A Golden Age?
Nostalgia isn’t history; it’s too caught up with sentiment and rose-tinted recollections to let the facts and diligent research get in the way. So, forgive me if accuracy and well-grounded judgement are casualties in my trip down memory lane to an age or at least a time which for me was and still is golden. As The Good Book says, giants walked on the earth in those days. And please don’t think I am setting out to brag; it just so happens that I was fortunate enough to have experienced a wonderfully rich period of jazz, and only desperate people brag about sheer good fortune.
From the time in my early teens, that’s about 1955, when I first began to think of myself as a fledgling jazz fan, for a period of nine or ten years, I was privileged to hear some of the greatest jazz musicians the world has ever known. During the same period there were some musicians of similar status that I could have heard, but, much to my regret and for reasons that have now drifted from memory, I never did.
One of the very first major jazz concerts I attended featured the man who transformed jazz in the 1920s and who, jazz historians would have us believe, almost single-handedly invented swing, Louis Armstrong. Armstrong, still playing with great power and panache, was appearing with his All Stars, a group that included such stalwarts as Trummy Young, Peanuts Hucko, Arvell Shaw and Billy Kyle. A little while later, I saw another New Orleans veteran, Kid Ory, in the company of that extraordinary trumpeter, Henry ‘Red’ Allen Jr. For some reason that I still can’t explain, I can’t add Sidney Bechet to the list of outstanding veterans that I heard. I suspect that if Bechet had spent more time in America in the 1920s, he would have been a rival to Armstrong, but places new always attracted jazz’s first saxophone superstar. Regrettably, when Bechet toured the UK with Humphrey Lyttelton in the 1950s, I never got to see him, and by the end of the decade this musical giant was sadly no longer with us. I could also have seen Earl Hines and Jack Teagarden, two legendary figures who helped transform the way we think about the piano and the trombone in jazz.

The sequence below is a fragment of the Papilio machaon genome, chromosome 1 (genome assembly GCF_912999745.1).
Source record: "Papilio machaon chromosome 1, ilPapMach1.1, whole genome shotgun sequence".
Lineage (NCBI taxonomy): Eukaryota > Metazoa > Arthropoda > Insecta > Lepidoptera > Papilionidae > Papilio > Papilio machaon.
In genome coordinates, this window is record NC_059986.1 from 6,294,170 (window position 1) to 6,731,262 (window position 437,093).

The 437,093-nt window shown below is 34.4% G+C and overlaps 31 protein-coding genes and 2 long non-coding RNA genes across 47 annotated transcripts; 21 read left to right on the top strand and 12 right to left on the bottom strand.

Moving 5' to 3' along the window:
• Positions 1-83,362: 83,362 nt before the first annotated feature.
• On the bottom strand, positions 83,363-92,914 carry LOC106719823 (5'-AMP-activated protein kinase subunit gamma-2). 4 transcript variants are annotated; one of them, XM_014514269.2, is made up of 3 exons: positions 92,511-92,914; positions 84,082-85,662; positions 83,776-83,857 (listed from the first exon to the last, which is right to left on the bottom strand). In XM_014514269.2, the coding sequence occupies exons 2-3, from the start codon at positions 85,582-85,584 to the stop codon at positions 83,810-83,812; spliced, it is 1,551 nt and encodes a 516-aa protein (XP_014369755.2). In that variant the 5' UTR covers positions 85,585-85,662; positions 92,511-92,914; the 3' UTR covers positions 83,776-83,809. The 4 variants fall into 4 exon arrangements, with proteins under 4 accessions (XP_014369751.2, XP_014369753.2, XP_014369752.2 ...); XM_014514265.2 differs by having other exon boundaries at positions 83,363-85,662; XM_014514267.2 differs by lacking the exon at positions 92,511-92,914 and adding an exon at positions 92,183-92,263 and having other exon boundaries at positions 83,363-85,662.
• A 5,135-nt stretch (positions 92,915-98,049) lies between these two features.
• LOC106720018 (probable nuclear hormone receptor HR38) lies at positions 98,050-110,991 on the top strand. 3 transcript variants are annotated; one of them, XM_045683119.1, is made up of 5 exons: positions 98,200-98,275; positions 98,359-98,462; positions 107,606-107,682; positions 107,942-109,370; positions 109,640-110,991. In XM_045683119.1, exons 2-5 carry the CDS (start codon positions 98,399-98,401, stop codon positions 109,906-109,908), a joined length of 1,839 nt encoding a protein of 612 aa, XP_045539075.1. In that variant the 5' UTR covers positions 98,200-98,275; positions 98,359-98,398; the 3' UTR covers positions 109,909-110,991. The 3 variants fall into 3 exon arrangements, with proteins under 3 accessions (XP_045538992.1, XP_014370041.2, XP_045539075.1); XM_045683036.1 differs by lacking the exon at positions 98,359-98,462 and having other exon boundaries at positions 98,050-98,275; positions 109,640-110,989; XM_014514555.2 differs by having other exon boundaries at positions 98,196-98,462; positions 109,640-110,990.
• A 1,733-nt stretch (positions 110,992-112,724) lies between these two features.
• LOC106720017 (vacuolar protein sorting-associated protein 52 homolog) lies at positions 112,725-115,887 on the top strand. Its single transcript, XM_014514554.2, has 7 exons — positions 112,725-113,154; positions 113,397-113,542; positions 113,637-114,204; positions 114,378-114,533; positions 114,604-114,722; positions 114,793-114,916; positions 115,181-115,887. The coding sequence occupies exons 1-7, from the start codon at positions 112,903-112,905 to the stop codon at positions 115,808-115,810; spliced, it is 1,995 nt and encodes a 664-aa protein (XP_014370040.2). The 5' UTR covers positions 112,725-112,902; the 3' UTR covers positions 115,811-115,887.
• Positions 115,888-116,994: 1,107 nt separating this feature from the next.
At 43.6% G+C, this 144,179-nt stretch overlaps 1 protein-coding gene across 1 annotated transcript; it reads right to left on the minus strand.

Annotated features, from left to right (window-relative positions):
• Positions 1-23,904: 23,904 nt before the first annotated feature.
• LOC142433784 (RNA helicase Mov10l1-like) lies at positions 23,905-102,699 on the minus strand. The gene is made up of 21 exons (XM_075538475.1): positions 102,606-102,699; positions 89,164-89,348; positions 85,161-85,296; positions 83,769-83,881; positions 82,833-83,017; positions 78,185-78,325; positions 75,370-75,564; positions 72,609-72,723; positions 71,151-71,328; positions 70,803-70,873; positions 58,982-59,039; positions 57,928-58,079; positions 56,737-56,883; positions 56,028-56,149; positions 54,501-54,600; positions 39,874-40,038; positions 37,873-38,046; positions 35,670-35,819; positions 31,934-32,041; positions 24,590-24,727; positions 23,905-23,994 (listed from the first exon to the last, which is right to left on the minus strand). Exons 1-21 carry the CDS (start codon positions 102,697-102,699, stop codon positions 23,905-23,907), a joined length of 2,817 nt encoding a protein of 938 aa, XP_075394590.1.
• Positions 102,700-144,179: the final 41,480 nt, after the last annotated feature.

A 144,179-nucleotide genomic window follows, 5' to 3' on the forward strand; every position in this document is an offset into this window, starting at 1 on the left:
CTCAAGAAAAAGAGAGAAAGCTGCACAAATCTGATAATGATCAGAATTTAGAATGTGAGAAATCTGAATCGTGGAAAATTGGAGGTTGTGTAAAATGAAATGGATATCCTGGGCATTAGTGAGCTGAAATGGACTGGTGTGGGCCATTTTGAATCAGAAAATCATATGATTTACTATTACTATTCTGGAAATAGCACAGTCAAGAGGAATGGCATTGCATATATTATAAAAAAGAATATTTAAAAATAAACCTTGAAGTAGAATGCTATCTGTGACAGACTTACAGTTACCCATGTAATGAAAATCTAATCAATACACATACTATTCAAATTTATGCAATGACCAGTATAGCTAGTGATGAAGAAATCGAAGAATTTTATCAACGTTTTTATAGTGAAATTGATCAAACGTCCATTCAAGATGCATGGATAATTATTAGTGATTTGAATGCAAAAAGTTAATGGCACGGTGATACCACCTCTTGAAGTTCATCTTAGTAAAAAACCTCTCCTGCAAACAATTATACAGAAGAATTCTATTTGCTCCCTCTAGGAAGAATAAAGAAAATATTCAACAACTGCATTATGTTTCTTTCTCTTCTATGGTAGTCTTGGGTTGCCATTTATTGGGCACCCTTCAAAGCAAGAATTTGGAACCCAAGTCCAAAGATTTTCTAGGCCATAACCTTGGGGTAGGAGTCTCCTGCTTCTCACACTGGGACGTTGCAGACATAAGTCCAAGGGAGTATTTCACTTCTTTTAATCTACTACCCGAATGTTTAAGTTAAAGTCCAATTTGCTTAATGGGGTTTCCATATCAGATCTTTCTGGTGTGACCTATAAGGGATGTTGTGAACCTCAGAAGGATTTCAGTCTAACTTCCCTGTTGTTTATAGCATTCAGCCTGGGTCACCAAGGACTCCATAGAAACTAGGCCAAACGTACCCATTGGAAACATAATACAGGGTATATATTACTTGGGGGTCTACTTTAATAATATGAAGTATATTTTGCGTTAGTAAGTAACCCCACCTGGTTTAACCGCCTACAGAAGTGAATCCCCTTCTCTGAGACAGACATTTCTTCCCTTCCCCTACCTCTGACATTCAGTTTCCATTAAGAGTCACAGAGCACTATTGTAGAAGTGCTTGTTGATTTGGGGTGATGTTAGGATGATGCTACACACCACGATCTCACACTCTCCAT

During the magical period I am concerned with Jazz at the Philharmonic Concerts helped introduce British audiences that had been starved of American performers since the mid-1930s to a host of stars (1). Let me just give you a flavour of what I mean. At one of the first Jazz at the Phil. Concerts I attended the four saxophonists who appeared were Coleman Hawkins, Don Byas, Benny Carter and Cannonball Adderley and three of the brass players were Roy Eldridge, Dizzy Gillespie and J. J. Johnson. Ella Fitzgerald, Oscar Peterson, Ray Brown, Shelly Manne, Jimmy Giuffre and Stan Getz were just some of the stars I heard on other Jazz at the Phil. evenings.
And there were big bands. At the start of my golden period Stan Kenton toured with what many regard as the greatest band he ever assembled. Then came Count Basie with an orchestra that included Frank Foster, Frank Wess, Joe Newman and the man who underpinned and swung every beat of the band, guitarist Freddie Green. The great Duke Ellington Orchestra also toured, an orchestra that featured Clark Terry and Lawrence Brown and a saxophone section that included such immortals as Johnny Hodges, Harry Carney and Paul Gonsalves. We will never hear their likes again.